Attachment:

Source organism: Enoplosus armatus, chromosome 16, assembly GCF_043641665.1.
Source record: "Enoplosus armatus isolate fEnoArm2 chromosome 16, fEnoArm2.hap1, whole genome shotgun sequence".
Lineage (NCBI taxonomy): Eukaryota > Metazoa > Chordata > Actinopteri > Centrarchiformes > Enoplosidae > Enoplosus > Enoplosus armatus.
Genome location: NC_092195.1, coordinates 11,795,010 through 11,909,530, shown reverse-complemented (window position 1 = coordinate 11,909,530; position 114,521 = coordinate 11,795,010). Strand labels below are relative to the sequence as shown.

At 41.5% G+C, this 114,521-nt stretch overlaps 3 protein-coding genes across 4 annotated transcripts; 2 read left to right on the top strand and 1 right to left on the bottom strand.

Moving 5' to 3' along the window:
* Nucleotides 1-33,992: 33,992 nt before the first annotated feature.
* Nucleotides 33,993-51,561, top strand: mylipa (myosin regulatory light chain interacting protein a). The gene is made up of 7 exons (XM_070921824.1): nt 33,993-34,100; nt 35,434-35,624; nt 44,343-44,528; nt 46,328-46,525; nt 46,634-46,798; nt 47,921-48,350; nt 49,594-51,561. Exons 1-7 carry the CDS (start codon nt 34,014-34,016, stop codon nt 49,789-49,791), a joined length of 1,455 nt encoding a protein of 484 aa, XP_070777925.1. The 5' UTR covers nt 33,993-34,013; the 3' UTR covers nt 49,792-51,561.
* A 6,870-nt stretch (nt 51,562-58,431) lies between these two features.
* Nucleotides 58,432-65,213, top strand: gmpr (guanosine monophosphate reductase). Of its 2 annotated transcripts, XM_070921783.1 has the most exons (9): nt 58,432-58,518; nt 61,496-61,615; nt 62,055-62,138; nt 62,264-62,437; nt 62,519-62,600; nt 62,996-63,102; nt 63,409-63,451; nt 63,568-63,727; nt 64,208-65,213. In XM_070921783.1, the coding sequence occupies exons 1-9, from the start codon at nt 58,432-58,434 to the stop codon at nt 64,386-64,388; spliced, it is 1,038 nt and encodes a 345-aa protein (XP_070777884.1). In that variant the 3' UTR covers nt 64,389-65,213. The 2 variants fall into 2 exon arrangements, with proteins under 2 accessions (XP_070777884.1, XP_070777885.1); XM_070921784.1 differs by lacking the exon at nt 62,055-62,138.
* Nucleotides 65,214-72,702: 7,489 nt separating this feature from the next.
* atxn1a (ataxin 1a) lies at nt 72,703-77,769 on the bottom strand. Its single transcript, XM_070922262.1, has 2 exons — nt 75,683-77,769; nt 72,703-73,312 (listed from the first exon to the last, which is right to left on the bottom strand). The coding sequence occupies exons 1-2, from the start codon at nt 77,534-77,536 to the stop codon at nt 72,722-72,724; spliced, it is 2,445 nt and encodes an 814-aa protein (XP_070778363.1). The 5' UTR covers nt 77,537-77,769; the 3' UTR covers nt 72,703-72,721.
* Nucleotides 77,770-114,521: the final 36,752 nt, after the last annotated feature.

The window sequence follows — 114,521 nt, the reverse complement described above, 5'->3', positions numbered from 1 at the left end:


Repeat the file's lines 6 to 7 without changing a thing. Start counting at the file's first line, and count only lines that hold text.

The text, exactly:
Moving 5' to 3' along the window:
* Nucleotides 1-33,992: 33,992 nt before the first annotated feature.